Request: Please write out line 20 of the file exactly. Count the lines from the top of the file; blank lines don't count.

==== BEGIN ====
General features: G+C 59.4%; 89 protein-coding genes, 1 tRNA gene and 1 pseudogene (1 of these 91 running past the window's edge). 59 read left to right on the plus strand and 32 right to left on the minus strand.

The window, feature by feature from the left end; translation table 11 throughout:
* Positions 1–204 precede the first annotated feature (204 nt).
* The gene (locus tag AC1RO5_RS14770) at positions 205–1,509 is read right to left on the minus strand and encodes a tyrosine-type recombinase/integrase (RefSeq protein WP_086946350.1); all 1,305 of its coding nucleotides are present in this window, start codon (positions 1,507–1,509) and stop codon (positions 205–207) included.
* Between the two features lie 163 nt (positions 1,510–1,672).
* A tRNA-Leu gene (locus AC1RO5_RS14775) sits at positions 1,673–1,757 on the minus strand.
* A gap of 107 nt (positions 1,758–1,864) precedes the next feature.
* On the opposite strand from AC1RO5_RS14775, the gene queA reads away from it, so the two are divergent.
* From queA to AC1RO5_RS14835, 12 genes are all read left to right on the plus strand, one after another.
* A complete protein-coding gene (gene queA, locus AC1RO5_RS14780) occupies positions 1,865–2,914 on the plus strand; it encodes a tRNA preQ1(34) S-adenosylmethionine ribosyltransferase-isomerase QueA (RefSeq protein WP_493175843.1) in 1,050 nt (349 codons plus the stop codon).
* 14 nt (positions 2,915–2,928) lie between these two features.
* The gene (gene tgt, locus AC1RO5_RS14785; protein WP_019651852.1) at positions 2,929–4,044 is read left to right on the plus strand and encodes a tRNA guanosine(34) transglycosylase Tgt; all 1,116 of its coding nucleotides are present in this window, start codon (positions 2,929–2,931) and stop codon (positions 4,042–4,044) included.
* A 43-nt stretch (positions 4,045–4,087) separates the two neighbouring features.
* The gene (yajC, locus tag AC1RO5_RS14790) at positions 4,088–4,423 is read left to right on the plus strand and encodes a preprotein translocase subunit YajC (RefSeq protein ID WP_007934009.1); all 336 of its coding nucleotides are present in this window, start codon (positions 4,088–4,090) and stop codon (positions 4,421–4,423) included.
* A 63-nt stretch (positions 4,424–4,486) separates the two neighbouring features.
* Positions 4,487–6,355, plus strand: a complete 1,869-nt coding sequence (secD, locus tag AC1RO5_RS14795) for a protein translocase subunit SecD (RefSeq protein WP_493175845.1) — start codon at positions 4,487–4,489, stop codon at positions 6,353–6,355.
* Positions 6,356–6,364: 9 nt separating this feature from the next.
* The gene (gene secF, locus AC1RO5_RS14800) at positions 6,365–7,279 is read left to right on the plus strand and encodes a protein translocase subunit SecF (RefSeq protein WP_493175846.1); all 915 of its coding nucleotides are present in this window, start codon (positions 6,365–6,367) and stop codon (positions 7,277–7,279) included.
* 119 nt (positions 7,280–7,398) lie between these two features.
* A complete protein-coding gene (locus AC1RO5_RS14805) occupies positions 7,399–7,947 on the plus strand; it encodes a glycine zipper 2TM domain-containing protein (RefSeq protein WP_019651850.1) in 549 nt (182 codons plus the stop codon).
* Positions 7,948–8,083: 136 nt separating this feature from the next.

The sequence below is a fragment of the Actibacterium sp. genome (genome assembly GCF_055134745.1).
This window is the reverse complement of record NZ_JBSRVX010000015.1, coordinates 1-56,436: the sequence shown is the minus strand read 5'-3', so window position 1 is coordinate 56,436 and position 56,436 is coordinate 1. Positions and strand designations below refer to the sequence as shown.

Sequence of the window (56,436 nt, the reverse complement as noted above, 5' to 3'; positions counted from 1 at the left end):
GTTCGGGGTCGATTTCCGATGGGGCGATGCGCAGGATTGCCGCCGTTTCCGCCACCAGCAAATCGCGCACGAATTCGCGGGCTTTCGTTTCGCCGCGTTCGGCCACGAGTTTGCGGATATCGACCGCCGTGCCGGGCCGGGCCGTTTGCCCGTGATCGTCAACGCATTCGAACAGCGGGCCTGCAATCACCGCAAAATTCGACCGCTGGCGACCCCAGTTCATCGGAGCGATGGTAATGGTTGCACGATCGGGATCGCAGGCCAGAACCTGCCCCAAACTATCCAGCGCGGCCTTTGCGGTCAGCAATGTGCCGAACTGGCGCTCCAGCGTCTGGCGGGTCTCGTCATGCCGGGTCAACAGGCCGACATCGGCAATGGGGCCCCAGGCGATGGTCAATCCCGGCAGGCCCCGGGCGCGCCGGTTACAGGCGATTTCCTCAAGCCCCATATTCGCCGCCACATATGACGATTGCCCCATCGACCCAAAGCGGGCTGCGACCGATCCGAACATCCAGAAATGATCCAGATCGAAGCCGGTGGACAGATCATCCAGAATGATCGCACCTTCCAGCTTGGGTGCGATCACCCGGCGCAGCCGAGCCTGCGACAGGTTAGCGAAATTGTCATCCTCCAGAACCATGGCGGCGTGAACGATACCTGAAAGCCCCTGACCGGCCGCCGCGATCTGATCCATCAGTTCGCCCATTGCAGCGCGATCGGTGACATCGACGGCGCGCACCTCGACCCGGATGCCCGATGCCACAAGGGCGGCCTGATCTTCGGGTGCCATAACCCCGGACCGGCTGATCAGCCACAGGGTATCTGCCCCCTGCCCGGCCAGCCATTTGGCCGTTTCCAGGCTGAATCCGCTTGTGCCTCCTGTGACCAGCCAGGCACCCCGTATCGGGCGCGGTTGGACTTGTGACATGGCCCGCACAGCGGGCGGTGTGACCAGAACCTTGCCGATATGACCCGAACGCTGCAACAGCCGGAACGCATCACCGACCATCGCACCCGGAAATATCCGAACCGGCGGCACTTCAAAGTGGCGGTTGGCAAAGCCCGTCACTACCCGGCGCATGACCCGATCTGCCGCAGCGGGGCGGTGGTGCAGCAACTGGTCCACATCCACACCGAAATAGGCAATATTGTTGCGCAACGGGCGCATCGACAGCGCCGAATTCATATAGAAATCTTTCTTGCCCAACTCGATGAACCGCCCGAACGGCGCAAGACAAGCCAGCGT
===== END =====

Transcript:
* A complete protein-coding gene (locus AC1RO5_RS14805) occupies positions 7,399–7,947 on the plus strand; it encodes a glycine zipper 2TM domain-containing protein (RefSeq protein WP_019651850.1) in 549 nt (182 codons plus the stop codon).